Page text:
I cannot yet bring myself to embrace Autumn like I once did. Here in Sydney, the only signs of the changing seasons are bursts of torrential rain, moonlight on the drive home, and a sickly browning of the deciduous trees in place of the usual coppers, auburns, golds. But Sydney does have one distinct advantage over the Northeastern United States when it comes to Autumn: the garden is still green, still abundant.
Without the threat of impending frost, we plant dwarf green peas and drape our late tomatoes over the balcony edge. Once plucked of green caterpillars disguised as stems, the fruit begins to warm in color, too late perhaps for the taste of summer’s first tomato. But that’s the price we pay for waiting until February to plant this year’s crop (February–once the time for picking seeds out for the coming year, now a time for greenery, and the hottest nights you could ever possibly envision).
It’s been a tardy summer, filled with other things. But here, finally, we managed to grow more than we thought we could in tiny pots, full of store-bought soil. We have discovered that most things will grow in closer proximity than the seed packets claim, and while the results are occasionally cartoonish, like our French Breakfast radishes below will attest, they are still finer than their store-bought cousins.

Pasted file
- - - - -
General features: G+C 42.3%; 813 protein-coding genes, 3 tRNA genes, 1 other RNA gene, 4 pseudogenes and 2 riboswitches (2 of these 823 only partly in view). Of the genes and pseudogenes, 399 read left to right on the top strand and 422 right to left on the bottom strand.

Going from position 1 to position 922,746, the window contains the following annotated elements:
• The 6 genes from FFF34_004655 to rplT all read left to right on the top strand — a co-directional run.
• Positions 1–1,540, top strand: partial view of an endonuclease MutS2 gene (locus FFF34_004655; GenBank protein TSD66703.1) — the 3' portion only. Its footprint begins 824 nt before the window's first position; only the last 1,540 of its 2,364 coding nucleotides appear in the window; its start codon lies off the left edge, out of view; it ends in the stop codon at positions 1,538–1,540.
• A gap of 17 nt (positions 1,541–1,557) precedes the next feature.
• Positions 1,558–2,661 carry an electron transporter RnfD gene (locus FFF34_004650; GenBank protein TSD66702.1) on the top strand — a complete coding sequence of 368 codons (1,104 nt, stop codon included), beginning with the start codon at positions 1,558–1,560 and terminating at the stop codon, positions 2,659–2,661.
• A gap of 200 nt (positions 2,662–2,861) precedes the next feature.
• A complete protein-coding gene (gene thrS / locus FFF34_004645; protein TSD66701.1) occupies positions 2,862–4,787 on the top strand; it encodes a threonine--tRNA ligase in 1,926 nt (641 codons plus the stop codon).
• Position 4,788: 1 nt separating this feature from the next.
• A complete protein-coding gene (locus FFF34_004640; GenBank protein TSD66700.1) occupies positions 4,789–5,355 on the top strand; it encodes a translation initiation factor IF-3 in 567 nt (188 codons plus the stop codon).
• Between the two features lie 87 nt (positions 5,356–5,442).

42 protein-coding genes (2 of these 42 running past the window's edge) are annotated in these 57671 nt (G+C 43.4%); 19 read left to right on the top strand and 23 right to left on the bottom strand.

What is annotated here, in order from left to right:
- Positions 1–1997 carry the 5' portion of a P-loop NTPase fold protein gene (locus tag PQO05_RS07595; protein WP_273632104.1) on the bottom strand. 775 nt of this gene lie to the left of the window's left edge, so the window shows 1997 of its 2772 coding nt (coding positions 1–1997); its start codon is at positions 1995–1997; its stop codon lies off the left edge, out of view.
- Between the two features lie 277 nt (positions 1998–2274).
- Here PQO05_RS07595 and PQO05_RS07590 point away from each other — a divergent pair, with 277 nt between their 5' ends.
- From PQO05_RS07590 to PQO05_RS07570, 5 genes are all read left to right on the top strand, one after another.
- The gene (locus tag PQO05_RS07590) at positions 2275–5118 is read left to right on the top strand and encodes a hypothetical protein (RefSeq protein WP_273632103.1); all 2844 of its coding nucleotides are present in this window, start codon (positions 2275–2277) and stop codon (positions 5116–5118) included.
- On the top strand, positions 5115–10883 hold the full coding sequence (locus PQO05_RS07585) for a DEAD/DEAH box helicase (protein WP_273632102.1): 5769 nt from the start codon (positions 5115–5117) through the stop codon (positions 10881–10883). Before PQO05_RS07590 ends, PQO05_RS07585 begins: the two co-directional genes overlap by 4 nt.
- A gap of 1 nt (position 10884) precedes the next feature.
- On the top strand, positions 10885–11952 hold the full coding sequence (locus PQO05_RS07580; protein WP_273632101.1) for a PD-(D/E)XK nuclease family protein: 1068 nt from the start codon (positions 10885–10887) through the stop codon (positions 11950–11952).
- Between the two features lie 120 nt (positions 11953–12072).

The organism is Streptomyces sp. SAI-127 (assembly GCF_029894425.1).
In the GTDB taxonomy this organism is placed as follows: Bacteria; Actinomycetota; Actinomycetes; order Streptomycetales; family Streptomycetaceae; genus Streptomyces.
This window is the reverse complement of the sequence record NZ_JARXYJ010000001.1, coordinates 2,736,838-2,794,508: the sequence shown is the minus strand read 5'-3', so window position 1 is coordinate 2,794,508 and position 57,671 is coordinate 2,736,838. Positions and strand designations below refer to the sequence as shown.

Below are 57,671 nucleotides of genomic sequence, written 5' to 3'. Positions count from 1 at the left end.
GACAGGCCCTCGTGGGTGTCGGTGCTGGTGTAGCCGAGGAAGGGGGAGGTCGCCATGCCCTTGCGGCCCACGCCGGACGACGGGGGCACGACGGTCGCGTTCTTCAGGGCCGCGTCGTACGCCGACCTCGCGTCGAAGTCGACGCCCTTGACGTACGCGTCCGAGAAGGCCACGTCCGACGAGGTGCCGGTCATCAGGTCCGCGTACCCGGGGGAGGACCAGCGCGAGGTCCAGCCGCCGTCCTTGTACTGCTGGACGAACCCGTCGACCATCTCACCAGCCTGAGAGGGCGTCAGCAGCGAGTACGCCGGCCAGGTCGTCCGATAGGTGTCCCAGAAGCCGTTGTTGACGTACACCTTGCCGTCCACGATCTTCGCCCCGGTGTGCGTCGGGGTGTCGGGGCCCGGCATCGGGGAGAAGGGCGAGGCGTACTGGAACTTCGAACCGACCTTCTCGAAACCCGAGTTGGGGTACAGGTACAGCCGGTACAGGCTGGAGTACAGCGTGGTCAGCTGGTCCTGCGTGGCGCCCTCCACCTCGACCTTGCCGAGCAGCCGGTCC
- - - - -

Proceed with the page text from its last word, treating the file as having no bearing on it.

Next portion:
Thinned out greens (young radish, kale, pea shoots, arugula, cilantro) make for memorable salads, accompanied only by good olive oil, a splash of balsamic, pepper, a dash of salt. And now that our sourdough starter is alive again (our newest pet), perhaps some homemade sourdough bread is in our future. Autumn is, after all, the start of baking season.
Time to go buy some flour.